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  • Big_Paul
    Big_Paul Posts: 277
    I mentioned it in another thread a while ago now. Seems to be an easy fix for garbage/waste trucks who need maximum visibility to manoeuvre & I guess also not crush their own employees.

    Just found my old thread viewtopic.php?f=40013&t=12911992&hilit=Campaigners+in+lorry+redesign+call#p18212691

    The link was to a BBC report which if you excuse the graphic as being a bit tonka toy like show how the windows could be lowered to allow much greater views for the driver but keep the same height for the cab as assume this has quite some aero effect on the trailer.

    Bin lorries, for all their size, use small, low powered engines, and are more like a bus, most truck makers tend to use a single design, dictated by the size of the engine, most lorry engines are bloody huge, as a smaller engine, believe it or not is less economical than a big one when they're loaded as they are screaming along in lower gears. Volvo already have tried low cabs, that's what the FL was, now they have the FH and FM, you're more likely to see an FM in town as they are preferred for rigids, as it's a lower cab.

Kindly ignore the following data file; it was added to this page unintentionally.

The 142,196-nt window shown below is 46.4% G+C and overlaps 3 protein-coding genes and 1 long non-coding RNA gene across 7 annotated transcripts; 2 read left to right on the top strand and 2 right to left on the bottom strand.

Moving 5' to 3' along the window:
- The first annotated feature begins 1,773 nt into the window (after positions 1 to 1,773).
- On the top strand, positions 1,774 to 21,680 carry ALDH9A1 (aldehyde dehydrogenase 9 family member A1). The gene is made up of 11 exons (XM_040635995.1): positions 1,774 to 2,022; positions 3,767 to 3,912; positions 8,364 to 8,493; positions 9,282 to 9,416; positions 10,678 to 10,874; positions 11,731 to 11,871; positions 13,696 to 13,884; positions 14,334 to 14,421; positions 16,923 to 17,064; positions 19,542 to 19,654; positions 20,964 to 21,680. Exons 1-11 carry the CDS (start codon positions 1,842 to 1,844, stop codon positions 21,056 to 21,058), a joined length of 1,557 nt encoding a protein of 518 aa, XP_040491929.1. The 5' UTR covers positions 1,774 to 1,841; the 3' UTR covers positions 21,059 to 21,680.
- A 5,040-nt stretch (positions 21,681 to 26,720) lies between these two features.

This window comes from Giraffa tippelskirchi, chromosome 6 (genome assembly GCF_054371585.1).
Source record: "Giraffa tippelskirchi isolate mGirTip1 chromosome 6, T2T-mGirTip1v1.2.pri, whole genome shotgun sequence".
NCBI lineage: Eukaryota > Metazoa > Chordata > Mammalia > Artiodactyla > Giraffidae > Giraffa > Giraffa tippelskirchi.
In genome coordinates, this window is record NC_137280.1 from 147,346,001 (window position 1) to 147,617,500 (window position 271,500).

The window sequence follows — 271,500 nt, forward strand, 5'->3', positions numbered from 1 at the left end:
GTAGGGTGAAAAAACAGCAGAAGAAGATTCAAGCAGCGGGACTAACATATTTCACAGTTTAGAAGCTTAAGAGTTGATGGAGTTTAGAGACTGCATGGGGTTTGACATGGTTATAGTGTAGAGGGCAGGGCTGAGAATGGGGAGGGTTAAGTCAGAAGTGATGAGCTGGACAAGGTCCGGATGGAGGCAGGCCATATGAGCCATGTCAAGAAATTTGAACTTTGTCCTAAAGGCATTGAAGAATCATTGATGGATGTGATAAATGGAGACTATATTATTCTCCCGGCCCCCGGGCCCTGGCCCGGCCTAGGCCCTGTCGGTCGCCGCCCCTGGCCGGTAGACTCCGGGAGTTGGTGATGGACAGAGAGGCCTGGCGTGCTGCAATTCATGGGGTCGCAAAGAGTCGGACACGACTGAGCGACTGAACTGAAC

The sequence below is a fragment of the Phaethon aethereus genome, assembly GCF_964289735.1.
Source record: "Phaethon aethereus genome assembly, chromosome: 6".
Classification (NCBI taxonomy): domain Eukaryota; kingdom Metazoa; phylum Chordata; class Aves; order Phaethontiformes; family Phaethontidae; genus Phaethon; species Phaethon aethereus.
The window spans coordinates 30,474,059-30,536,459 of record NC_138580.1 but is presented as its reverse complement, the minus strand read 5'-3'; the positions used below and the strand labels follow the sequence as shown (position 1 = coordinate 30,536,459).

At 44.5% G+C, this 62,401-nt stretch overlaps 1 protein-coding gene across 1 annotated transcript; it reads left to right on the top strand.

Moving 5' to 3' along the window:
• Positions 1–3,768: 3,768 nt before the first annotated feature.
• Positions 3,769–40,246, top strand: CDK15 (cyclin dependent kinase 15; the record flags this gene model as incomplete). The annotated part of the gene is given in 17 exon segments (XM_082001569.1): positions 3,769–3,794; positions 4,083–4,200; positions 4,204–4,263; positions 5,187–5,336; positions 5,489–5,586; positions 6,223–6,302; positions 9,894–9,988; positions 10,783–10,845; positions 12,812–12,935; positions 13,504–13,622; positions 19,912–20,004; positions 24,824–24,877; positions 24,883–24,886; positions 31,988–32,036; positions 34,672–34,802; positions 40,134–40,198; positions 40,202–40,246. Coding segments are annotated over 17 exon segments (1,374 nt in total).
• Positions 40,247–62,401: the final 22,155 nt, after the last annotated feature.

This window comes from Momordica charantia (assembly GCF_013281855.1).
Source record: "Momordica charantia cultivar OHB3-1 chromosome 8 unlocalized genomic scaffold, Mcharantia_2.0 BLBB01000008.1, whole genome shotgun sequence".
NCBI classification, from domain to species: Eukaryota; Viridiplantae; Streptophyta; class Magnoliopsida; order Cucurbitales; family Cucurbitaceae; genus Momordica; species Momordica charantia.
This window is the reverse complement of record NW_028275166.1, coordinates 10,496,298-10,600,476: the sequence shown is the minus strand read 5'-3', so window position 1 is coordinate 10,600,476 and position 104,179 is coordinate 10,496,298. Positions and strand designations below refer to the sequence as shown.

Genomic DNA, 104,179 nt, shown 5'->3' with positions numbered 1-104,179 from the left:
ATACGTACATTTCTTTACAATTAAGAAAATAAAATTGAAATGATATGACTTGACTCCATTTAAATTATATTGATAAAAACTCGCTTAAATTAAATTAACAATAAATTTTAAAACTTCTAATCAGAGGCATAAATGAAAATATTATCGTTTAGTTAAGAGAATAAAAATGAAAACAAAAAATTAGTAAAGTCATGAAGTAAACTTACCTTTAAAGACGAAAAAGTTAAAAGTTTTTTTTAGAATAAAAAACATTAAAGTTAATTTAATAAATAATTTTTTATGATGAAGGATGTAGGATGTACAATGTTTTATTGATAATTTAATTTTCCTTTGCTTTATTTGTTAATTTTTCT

If you banned lorries from towns, you're going to have 6 or 8 white van men for every lorry you take out. 6 or 8 minimum wages so costs will rise, 6 or 8 potential accidents.
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  • danlikesbikes
    danlikesbikes Posts: 3,898
    Big_Paul wrote:

    Bin lorries, for all their size, use small, low powered engines, and are more like a bus, most truck makers tend to use a single design, dictated by the size of the engine, most lorry engines are bloody huge, as a smaller engine, believe it or not is less economical than a big one when they're loaded as they are screaming along in lower gears. Volvo already have tried low cabs, that's what the FL was, now they have the FH and FM, you're more likely to see an FM in town as they are preferred for rigids, as it's a lower cab.